In many ways, the wedge is one of the most versatile clubs in the bag. It can be used for almost any different kind of shot, although you have to know which type of wedge to use. All wedges are basically designed for high-loft shots, with the main difference being the degree of loft. Whether you’re on the green or trying to get there, the wedge is likely to serve you well…but only if you choose wisely.
As we already mentioned, there are different types of wedges that are meant to fulfill specialized purposes. We will go farther into that subject later, but for now, all you need to know is that the wedge is a highly variable tool. This makes it all the more vital that you take care when choosing such a club, to make sure that it will perform its function with efficiency.
To give you some idea about what you should expect from a club like this, we present the seven best lob wedges that we could find. As we mentioned, there are multiple types of wedges, and lob wedges are easily the newest type. When you need a high-loft, high-spin, short-range club, the lob wedge is your best friend. Let’s take a look at these clubs, starting with the three best models.
The Short Game Changer
|Cleveland Golf 2018 Men's CBX Wedge|
|Callaway Golf Men's Matte Black Mack Daddy 4|
|TaylorMade Milled Grind Hi-Toe Wedge|
Plain but Playable
|Titleist Vokey SM6 Jet Black Wedge|
|Ray Cook Golf- Silver Ray SR500 Center Shafted Putter|
The Trick Pony
|Mizuno Golf MP-T5 White Satin Wedge|
The Rough Rider
|Cleveland Golf Men's 588 RTX 2.0 Muscle Back Standard Bounce Satin Wedge|
This is a pretty forgiving club, as most cavity-backed irons tend to be. The shaft is kind of flexible, being made of graphite, but it doesn’t hinder the ability to produce good power for those high lifts. It provides great control through the impact, making it so that you barely feel the impact.
We can’t see too many problems with this one, but the high degree of spin that it delivers might be uncomfortable for some players. Of course, it depends a lot upon your style of play. Some users have also complained that this club is a little bit too bottom-heavy, resulting in a swing that takes a little too much turf and slows down the swing. All in all, these problems are mostly matters of personal preference.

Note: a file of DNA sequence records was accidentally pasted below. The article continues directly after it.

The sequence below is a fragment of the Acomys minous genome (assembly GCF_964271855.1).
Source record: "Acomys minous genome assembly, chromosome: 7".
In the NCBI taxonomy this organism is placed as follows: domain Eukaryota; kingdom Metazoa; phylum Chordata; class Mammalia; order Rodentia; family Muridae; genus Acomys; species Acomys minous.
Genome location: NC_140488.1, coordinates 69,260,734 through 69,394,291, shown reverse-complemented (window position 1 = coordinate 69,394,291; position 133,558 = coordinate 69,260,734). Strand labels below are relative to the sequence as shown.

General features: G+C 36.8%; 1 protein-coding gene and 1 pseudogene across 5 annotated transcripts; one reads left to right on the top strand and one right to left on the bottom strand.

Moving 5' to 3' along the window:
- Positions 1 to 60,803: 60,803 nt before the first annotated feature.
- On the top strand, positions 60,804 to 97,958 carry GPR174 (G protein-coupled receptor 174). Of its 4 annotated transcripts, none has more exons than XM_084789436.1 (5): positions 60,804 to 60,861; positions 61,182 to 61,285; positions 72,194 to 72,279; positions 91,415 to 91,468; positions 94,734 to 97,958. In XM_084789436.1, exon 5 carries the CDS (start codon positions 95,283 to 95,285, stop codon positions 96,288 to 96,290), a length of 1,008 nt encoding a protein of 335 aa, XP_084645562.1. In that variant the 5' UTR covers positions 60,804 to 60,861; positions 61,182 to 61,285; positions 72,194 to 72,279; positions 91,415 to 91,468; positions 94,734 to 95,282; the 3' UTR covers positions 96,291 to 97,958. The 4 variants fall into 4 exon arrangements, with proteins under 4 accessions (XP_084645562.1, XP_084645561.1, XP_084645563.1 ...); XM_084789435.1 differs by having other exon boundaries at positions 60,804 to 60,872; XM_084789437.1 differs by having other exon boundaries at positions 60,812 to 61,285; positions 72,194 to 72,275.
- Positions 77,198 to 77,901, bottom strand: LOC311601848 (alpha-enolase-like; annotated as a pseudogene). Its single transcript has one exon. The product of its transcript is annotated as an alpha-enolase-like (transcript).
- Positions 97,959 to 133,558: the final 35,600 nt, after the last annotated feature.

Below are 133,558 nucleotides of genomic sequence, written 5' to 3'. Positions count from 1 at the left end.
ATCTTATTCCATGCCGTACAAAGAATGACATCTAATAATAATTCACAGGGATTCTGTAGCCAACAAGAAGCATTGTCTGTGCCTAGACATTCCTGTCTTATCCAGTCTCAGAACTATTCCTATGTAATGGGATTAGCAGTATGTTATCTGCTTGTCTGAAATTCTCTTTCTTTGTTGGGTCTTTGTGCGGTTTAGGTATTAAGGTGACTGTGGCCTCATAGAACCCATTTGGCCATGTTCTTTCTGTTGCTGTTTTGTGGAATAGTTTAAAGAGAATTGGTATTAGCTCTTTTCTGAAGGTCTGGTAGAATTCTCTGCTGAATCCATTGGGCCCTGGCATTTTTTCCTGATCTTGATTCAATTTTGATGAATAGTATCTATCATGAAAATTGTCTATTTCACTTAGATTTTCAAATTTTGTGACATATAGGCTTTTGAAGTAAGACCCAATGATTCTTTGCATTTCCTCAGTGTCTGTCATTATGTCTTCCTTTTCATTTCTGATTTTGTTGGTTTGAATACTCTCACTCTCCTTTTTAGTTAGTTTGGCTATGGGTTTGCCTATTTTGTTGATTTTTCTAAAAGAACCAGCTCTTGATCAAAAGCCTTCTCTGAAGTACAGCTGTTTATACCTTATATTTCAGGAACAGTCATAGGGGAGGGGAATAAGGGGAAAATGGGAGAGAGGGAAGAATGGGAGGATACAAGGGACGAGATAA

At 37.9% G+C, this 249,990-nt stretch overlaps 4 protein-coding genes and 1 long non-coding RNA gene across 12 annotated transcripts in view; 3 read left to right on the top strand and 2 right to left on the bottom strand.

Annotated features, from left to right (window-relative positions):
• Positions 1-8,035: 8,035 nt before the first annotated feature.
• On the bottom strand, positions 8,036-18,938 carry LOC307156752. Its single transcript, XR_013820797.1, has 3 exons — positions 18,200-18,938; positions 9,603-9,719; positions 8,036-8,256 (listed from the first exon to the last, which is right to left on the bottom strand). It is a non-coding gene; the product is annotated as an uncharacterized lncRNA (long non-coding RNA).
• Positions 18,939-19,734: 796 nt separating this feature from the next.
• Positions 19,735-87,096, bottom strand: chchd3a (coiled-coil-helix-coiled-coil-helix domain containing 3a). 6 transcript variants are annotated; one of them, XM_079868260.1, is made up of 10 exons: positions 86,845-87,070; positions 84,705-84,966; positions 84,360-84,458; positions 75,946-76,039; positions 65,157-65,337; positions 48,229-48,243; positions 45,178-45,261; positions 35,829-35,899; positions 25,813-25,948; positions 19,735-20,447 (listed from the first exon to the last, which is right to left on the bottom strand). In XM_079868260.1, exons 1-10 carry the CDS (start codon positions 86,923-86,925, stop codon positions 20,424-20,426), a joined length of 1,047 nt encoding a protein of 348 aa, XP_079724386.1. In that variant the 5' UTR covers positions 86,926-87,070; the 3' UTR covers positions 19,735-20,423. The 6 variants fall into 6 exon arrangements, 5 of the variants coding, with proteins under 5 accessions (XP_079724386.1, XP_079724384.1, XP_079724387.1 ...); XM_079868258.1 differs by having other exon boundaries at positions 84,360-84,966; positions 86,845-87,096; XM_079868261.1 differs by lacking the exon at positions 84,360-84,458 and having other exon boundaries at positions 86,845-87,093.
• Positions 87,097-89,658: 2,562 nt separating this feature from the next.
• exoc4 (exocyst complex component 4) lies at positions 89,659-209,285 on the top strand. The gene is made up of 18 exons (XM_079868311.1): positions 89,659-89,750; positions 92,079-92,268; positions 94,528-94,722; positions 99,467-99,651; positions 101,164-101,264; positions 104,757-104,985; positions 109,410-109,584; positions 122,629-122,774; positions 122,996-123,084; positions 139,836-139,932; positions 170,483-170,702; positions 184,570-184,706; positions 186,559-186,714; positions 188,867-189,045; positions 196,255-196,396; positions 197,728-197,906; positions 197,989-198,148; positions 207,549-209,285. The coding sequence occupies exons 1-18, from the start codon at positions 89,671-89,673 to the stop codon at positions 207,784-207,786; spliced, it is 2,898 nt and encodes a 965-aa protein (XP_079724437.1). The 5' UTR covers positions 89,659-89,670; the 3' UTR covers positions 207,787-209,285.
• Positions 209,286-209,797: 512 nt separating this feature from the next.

This might be the best-looking club on the list. Its contours are befitting of its name since it puts one in mind of a curvy lady of the night. Or, if you prefer, a stealth bomber. Either way, it is sure to turn some heads at the range. That sleek look isn’t all about appearance either. The aerodynamics of this club help to even out those rough spots in your swing and keep wind resistance from messing up your shot.
There are very few downsides with this club. It’s a little on the expensive side but offers a lot of features to compensate. That being said, all those features and adjustments might be confusing for new players or older players who like to keep it simple. Also, a few people have reported problems with the shaft bending.
This is easily the most expensive club on our list, but it does look pretty nice indeed. First of all, this is another all-steel model, meaning that it is probably quite durable. It seems to be a mix of soft and hard steels, which is also ideal. We really like the thick, reinforced hosel, as it gives us more confidence in this club.
We can’t find much that is wrong with this club, although the price point is a start. We also think that the design of the sole could be a little smoother, as it seems to give just a little friction with the ground. Also, that complex micro-and-macro-grooved surface is a lot harder to clean than most other clubs.
This is a plain and average-looking club in every way. Its smooth finish and standard shape do not really stand out from the crowd. However, it does offer an effective club in a small and convenient package. Those who enjoy a KISS (“keep it simple, stupid”) approach to golf will probably gain a lot of appreciation for this club.